Understand?

What?
What?

One word can make a huge difference. It’s what comes before and what follows that’s equally important, especially in court.

There’s a good article in the New York Times about the study, Language Access in the Courts, by the Brennan Center for Justice about the necessity of understanding the proceedings not only in criminal cases but in civil cases too.

Interpreters in the courts is an issue that was identified by the South Carolina Access to Justice Commission via the 2008 public hearings – both for South Carolinians who are deaf and those with limited English proficiency (LEP). Since that time, we have been working on ways to improve interpretation in the courts.

If you’re curious about law/summaries for interpretation in South Carolina courts or other states, the study is worth a read. Or if you want a quick peek, check out the NY Times article.

-RFW

SRLs Rise as Economy Declines

No Surprise!

SRLs Rise as Economy Declines

This probably isn’t a surprise to many. But it is interesting that there are more articles about the phenomena.

For example, the New York Times recently featured a story about the rising number of Self-Represented Litigants (SRLs) entitled In a Downtown, More Act as Their Own Lawyers.”  The article noted the phenomena in multiple jurisdictions including  California, Illinois, New Hampshire, New York, and Texas. The NYTimes also notes that the phenomena is not limited to a specific court.

On Saturday, April 18, 2009, the Star-Telegram out of Texas, featured a story about the rise in SRLs specifically in Family Court in its article “For better or worse, fewer using divorce lawyers.”  ABC Channel 2 out of Wisconsin featured its own story, “Economy Affecting Divorces in Court.”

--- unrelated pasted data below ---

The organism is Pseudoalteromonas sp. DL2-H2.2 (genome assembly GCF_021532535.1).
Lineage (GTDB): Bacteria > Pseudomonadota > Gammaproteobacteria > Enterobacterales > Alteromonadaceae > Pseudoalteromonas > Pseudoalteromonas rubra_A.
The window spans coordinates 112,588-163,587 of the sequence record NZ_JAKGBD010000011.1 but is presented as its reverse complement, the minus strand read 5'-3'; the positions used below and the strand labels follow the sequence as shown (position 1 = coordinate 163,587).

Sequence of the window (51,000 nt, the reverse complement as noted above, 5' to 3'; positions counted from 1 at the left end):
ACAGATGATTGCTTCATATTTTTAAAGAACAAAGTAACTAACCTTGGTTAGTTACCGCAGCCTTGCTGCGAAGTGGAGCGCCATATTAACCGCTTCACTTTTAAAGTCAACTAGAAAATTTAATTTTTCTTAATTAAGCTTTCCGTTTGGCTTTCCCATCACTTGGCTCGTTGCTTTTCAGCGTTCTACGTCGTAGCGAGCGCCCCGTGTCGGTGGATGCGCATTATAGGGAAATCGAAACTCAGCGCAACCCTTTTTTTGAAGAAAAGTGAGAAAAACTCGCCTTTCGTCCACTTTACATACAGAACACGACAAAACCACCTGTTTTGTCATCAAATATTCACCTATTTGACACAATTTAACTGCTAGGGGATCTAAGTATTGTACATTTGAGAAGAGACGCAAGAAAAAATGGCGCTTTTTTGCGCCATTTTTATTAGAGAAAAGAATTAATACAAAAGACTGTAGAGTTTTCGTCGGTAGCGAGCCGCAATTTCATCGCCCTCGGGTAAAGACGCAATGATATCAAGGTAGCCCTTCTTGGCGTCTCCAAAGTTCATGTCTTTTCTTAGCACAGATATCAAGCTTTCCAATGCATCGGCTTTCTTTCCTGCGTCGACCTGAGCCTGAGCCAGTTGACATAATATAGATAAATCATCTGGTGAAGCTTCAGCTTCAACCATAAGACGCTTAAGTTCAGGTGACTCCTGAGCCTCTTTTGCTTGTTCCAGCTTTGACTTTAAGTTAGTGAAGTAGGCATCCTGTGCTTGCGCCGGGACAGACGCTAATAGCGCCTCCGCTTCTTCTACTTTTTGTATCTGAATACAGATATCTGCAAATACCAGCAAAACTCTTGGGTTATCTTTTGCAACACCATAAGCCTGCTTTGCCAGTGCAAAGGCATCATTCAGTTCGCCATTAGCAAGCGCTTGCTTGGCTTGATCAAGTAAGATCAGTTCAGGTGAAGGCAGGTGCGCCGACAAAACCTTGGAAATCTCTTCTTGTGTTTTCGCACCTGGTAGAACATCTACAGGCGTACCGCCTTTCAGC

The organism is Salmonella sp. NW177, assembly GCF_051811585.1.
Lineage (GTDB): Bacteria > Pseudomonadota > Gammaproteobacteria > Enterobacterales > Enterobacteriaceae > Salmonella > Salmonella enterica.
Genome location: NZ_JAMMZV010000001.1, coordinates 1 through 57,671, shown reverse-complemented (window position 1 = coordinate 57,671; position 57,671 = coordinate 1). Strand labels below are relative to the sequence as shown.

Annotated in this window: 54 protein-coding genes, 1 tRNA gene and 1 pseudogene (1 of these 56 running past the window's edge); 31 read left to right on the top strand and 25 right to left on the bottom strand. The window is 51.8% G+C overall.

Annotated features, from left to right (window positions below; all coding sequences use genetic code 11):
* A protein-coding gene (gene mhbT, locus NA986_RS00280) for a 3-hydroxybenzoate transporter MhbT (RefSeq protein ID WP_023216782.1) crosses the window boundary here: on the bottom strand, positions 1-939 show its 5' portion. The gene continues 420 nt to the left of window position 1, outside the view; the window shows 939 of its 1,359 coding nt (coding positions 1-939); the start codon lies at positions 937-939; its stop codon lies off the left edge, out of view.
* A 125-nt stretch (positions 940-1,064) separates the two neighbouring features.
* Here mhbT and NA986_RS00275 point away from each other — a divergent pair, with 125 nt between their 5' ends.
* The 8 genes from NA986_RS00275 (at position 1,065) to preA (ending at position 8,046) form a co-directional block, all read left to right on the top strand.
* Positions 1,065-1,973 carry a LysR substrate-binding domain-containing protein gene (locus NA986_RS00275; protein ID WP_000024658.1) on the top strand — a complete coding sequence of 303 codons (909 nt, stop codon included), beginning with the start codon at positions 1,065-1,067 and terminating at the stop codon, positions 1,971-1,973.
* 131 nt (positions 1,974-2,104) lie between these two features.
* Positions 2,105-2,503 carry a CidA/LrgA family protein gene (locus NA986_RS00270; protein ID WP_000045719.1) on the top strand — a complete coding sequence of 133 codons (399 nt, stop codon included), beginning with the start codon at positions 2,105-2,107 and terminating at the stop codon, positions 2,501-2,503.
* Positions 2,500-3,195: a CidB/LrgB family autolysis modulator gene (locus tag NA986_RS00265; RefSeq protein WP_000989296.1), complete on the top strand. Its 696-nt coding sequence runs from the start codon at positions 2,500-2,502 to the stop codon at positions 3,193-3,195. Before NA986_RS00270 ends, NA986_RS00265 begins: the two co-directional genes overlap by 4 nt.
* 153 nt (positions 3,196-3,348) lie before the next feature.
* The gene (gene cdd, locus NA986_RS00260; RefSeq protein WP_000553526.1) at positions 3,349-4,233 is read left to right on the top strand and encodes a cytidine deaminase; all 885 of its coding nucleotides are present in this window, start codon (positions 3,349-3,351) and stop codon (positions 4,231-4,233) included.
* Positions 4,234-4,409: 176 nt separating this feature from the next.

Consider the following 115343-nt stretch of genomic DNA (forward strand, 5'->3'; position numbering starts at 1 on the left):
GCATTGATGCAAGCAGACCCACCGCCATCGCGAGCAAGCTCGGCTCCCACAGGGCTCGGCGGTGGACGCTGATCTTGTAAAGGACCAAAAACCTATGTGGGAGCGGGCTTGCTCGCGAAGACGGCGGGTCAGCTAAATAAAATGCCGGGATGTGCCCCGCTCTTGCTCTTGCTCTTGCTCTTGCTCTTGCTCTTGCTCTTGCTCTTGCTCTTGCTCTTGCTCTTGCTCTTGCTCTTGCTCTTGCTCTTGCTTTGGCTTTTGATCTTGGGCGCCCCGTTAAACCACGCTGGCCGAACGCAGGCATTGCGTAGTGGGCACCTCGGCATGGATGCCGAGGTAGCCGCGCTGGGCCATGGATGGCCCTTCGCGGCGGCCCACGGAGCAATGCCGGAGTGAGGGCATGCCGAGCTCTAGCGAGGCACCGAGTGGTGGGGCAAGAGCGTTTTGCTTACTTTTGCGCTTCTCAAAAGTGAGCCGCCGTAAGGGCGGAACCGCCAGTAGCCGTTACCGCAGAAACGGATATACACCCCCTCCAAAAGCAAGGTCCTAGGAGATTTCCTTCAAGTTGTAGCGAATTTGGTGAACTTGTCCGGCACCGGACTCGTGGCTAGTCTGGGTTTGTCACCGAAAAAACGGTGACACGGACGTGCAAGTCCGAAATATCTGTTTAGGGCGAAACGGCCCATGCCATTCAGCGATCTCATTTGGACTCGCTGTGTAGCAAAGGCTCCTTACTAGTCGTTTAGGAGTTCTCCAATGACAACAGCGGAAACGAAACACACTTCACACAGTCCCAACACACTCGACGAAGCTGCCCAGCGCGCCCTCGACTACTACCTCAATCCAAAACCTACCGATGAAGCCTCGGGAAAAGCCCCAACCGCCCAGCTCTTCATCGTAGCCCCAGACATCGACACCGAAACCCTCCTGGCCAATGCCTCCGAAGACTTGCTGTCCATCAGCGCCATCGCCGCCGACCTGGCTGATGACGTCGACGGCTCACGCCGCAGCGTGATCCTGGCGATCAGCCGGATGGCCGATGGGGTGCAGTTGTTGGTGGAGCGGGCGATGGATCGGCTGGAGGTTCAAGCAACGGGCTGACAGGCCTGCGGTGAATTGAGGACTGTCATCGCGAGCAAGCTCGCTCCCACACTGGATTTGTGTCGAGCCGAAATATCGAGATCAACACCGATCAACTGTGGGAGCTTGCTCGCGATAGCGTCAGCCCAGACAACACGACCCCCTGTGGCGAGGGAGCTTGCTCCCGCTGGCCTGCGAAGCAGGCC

But the phenomena isn’t limited to state courts. Law.com featured its own article entitled “Federal Courts React to Tide of Pro Se Litigants.

Missing from the list of articles is SRLs in Bankruptcy Court. While there are no numbers, percentages, or stories, not to worry, the U.S. Courts website has a site dedicated to “Filing without an Attorney.” In South Carolina, click here. Both sites offer a video explanation as well.

It may not be a surprise but while there may be many people who want to proceed on their own, they are still advised to speak with an attorney, if possible. 

-RFW

NY Times Editorial Just as Relevant in South Carolina

New York City?

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Sitting in my office, overlooking Finlay Park in Columbia, South Carolina may seem far removed from New York City but people living in poverty NYC and SC share similar legal problems. Consider the recent New York Times Editorial that advocates for stable funding for Legal Services.

People need decent representation when doing battle with bad landlords and employers, callous health maintenance organizations and government agencies, disgruntled business partners and grasping relatives. And in an era of predatory home loans, the legal needs of distressed homeowners are urgent and steadily rising.

Advocates for the poor argue, persuasively, that outlays for civil legal services are budgetary pennies that save many dollars. A foreclosure prevented is an eviction avoided, a family kept from homelessness — and a considerable burden lifted from the government’s social-service safety net. With legal help, poor people can avoid litigation, easing the load on judges and courtrooms. They can get food stamps, leveraging federal dollars in an underused program. If they avoid the poorhouse they will have, by definition, more money to spend, increasing sales tax revenues and benefiting local businesses.

The same arguments can be made here, in South Carolina.

Isn’t it time we acted accordingly?

To make a donation to fund legal services, visit the South Carolina Bar Foundation or click here.

-RFW

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